Bill’s still finding his way around with this edition. He’s still imagining his mission as getting hitherto inaccessible splits into folks hands, rather than explaining the little research projects that ultimately drove these books.
This is the first book with team essays, but they’re different team essays from Bill’s later efforts. Rather than the thematic riffs which would form the heart of the book in later years, these are just collections of facts and snippets. You occasionally see James’ delightful wit, but what’s mostly clear (in retrospect) is that he’s not yet certain enough what he’s doing to be fully comfortable explaining what he sees. This will change.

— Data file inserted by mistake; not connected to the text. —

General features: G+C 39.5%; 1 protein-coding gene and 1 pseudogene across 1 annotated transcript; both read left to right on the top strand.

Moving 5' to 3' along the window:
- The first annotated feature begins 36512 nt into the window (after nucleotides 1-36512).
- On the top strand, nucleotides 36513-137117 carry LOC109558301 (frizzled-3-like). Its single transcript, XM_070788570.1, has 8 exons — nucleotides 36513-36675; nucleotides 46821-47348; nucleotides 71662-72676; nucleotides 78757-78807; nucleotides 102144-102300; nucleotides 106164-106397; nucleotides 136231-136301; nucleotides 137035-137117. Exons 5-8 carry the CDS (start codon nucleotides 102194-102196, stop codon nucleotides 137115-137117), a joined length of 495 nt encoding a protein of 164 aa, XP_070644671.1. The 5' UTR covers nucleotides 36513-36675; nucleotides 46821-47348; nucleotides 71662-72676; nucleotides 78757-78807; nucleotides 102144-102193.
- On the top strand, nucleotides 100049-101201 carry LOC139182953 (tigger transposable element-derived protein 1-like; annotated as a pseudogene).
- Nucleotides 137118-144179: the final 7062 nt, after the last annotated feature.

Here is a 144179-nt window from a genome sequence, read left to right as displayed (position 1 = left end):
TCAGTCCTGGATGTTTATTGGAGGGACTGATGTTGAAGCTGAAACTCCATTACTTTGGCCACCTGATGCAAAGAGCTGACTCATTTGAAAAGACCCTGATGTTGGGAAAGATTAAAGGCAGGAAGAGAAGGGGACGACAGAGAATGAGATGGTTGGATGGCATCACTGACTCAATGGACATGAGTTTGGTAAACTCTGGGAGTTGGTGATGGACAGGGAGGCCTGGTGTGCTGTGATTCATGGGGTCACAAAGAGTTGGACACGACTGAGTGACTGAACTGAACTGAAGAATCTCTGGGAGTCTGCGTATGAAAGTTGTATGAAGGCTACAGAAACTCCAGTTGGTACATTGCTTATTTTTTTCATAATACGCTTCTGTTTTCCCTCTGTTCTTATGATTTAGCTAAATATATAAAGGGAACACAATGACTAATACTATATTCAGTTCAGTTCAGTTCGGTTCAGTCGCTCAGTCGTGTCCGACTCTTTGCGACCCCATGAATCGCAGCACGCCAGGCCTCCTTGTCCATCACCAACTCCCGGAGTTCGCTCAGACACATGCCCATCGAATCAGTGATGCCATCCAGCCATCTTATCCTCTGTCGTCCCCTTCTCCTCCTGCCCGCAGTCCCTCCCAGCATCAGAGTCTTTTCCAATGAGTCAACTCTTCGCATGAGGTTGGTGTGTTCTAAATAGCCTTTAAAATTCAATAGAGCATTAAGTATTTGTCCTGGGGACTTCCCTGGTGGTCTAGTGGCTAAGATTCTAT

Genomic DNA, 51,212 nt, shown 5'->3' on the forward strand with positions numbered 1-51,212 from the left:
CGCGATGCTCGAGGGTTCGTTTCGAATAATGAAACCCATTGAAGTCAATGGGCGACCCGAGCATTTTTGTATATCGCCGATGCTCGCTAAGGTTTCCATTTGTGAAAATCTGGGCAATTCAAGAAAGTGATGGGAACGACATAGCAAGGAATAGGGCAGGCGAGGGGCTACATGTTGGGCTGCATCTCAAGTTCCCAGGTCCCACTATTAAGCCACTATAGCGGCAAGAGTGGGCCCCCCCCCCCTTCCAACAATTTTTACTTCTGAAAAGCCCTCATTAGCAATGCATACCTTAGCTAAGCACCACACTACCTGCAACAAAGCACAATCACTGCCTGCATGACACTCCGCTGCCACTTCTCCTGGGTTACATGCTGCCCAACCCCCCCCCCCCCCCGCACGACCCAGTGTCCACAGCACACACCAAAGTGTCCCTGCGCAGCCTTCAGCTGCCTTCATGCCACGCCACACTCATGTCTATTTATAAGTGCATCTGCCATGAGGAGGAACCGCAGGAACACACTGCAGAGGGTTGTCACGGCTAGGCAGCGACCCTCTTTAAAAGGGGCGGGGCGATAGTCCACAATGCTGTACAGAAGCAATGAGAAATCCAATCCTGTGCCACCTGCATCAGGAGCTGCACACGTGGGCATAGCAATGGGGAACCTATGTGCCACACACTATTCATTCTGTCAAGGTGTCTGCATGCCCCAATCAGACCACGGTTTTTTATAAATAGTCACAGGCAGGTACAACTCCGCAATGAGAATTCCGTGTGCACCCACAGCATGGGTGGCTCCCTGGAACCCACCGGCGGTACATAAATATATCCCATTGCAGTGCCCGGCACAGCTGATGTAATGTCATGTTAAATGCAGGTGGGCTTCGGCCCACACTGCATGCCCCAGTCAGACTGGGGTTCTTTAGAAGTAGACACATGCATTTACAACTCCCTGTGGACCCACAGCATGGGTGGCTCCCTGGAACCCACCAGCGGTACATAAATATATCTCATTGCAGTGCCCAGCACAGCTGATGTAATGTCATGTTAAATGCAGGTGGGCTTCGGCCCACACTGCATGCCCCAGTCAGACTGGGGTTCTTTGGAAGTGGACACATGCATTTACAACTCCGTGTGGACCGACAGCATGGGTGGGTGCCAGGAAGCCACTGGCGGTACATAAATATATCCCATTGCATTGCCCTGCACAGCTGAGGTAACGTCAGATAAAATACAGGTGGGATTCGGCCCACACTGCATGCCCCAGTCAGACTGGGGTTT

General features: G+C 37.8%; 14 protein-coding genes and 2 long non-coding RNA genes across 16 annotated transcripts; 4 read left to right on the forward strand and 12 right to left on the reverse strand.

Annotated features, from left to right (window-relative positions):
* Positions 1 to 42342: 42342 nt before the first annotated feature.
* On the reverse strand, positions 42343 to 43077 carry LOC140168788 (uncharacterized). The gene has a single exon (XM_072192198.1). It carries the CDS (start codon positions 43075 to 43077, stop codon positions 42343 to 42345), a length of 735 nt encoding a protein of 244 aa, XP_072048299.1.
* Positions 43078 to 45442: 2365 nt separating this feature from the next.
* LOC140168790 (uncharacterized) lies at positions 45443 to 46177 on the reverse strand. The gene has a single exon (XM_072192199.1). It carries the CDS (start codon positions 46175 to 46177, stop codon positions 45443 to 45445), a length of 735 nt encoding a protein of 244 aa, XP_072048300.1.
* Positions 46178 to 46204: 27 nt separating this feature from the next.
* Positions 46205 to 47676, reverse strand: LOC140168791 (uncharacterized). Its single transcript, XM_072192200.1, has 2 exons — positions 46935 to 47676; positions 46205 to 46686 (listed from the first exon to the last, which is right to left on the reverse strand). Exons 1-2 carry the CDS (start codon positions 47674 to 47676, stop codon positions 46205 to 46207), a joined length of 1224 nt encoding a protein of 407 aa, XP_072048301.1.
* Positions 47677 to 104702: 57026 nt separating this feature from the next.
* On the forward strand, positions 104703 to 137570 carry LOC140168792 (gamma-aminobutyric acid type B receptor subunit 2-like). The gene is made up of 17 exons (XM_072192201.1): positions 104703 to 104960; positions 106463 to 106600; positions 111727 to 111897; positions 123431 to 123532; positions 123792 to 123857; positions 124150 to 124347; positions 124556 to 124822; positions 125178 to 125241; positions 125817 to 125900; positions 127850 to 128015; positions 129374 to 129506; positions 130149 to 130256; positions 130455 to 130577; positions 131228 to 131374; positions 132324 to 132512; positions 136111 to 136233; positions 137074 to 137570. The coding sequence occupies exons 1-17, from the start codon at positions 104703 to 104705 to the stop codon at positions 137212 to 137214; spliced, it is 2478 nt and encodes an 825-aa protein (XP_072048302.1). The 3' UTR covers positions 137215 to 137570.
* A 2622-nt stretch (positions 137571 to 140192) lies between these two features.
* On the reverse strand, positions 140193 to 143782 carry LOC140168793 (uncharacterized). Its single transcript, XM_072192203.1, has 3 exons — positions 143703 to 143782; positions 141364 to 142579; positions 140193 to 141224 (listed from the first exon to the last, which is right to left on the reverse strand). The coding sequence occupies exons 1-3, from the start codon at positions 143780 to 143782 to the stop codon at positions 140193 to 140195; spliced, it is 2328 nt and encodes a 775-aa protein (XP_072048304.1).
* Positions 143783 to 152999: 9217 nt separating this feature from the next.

The front-of-book and back-of-book essays which ultimately built the Bill James legend are only there in embryo. The most-discussed statistic seems to be opposition errors, with results which strike Bill as counter-intuitive; errors increase as the quality of opposition decreases. Perhaps the weaker teams are seeing weaker defensive lineups, he speculates. Wonder if he followed up. This is certainly checkable in these Retrosheet days.
Finally, and not relevant to the main point: One of the joys, here, 33 years later, is finding glimpses of long-forgotten ballplayers. Campy Campaneris was still playing; so was Lou Brock. Jeff Burroughs has just joined the Braves. A personally-fun prediction is that the 1977 Tigers will develop into a powerhouse–well, they did, but with a rather different cast of characters.
This review was originally published on LibraryThing.